The Other Nine Amendments

Wriston, Walter B.


Every business has its hazards. People in the news business complain that one of their own special hazards is taking the blame for all the bad news in the world. And since much of the bad news nowadays frequently has something to do with governments, governments especially are often angry at the press. In fact, there are about 90 countries in the world today whose leaders object to bad news so much that they have abolished the free press. They operate on the theory that if bad news is not reported, it doesn't exist.

Editors and publishers in countries where the press remains free recognize this attitude for the threat that it is. They combat it constantly by defending their right to publish the news as they see it, and also by reminding the public that the First Amendment is the very linchpin of our liberty.

To get blamed for acts you do not commit, or for the bad news created by somebody else is a hazard that is not unique to the news business. It happens to bankers, businessmen, labor leaders and almost anyone else involved in handling money. And we in the business community are being treated to an especially strong dose of this misdirected anger right now.

The bad news that business has been reporting is inflation. The price of everything is going up, which is another way of saying that the value of our money is going down. Since only the government prints money, it does not like people being told that the value of its product is deteriorating. So we find government spokesmen traveling around the country telling people that the real villains in this inflation story are businessmen who are raising their prices or labor unions which are raising wages.

But rising prices do not cause inflation, they report it. When a government -- any government -- starts trying to eliminate inflation by controlling wages and prices, what it is really doing is asking all of us to suppress the bad news that it has printed too much money. The way to stop the bad news about the deteriorating value of our money, according to government, is to conceal this from the people by freezing wages and prices.

Editors, publishers, and reporters are very familiar with the kind of thinking which says that if newspapers would only stop reporting political malpractice, then people would be less critical, even though they would be deceived. You all know what that kind of thinking leads to, and you resist it. However, few seem to recognize with any clarity the same phenomenon when it appears in the economic arena.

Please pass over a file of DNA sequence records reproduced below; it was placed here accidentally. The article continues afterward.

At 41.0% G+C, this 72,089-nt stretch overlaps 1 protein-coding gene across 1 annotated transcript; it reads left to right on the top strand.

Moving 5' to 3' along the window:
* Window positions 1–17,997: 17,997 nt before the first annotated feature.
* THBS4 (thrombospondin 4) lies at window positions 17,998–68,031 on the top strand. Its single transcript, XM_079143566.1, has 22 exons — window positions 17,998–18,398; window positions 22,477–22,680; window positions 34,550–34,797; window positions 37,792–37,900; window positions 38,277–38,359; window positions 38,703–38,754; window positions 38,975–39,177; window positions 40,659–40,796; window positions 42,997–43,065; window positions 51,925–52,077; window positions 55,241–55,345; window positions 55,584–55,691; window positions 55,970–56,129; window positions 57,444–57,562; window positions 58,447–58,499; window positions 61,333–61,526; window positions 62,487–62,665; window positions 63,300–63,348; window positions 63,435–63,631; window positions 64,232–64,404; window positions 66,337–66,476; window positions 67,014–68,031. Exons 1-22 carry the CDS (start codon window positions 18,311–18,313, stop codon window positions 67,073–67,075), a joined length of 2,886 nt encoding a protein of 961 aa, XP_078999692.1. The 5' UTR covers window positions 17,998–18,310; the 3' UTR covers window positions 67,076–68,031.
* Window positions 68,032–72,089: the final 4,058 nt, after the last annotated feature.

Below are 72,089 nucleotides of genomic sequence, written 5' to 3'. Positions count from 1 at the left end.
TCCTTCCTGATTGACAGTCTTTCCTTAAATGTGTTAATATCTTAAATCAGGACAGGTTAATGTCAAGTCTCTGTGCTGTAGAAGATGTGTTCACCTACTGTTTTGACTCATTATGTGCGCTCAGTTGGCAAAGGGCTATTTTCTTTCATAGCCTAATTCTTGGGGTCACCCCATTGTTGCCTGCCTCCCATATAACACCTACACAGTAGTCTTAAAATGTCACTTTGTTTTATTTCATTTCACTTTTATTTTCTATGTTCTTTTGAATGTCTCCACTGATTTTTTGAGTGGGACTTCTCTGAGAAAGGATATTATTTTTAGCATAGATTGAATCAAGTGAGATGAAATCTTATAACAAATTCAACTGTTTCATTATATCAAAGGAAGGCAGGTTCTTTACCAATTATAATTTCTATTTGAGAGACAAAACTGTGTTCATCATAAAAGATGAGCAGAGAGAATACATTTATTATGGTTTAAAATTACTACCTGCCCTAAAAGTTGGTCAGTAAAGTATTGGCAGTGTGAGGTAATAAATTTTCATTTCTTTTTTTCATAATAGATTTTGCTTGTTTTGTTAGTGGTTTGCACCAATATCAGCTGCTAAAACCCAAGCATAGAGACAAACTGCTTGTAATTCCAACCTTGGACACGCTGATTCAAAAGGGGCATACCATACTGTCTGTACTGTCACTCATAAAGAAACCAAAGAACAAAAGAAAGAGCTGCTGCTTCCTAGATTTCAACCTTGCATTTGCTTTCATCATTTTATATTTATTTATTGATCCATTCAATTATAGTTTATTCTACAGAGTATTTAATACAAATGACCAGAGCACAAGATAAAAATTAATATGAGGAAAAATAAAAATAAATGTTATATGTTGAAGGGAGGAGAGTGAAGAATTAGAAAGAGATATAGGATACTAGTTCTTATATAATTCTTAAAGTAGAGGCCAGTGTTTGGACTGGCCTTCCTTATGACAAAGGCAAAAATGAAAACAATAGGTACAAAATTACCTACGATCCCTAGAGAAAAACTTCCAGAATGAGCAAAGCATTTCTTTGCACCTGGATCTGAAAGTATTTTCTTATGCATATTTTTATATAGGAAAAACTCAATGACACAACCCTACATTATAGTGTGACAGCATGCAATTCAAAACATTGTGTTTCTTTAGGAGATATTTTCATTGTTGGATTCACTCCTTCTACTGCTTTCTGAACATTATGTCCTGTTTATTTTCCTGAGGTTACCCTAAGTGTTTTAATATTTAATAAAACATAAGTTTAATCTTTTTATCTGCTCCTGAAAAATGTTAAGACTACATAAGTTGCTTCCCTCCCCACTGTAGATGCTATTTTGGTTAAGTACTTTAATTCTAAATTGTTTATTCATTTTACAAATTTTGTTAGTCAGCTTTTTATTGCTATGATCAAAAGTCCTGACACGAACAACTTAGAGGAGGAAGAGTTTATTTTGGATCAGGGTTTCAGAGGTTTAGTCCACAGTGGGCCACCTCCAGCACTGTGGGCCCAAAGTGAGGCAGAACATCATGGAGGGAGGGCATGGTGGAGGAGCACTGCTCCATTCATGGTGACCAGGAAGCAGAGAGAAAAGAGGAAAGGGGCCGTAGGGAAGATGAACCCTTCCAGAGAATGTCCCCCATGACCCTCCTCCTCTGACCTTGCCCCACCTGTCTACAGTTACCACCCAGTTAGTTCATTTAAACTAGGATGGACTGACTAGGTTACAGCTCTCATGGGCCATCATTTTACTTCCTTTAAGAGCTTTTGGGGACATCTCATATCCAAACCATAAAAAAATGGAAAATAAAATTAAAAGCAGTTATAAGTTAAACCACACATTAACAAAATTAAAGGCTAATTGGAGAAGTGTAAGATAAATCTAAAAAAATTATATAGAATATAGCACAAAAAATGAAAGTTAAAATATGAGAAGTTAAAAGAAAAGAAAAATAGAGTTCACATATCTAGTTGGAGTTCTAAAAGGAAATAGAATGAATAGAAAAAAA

It might be helpful to remember that prices and wages represent an essential form of economic speech and that money is just another form of information. When the freedom of this economic speech is restricted, we are all not only penalized, but we are misled. In Governor Wallich' s words: "Inflation is like a country where nobody speaks the truth."

Prices enable consumers to communicate with producers and tell them what they want or don't want. If prices are censored, or frozen, they cannot tell producers what goods or services people want or don't want to purchase. Examples abound.

When the government artificially restrained prices for natural gas, the price told consumers that this form of energy was relatively cheap and in ample supply. Believing what they heard, people built houses heated with natural gas. The same controlled price told producers that people don't want much natural gas -- it was not in demand -- and therefore they had no incentive to increase production. Everybody was being deceived and we all know about the results in the winter of 1976-77. People are often deceived also about the nature of money.

As a piece of paper in your pocket, money has no intrinsic value, it is worthless. Its only value consists in what it represents, which is a claim on a share of the world's goods and services. If the government increases the pieces of paper faster than the private sector can produce goods and services, then every piece of paper is going to represent a smaller claim on whatever people have to sell. The only way to keep that from happening is either to increase the production of something salable, or else slow down production of the pieces of paper.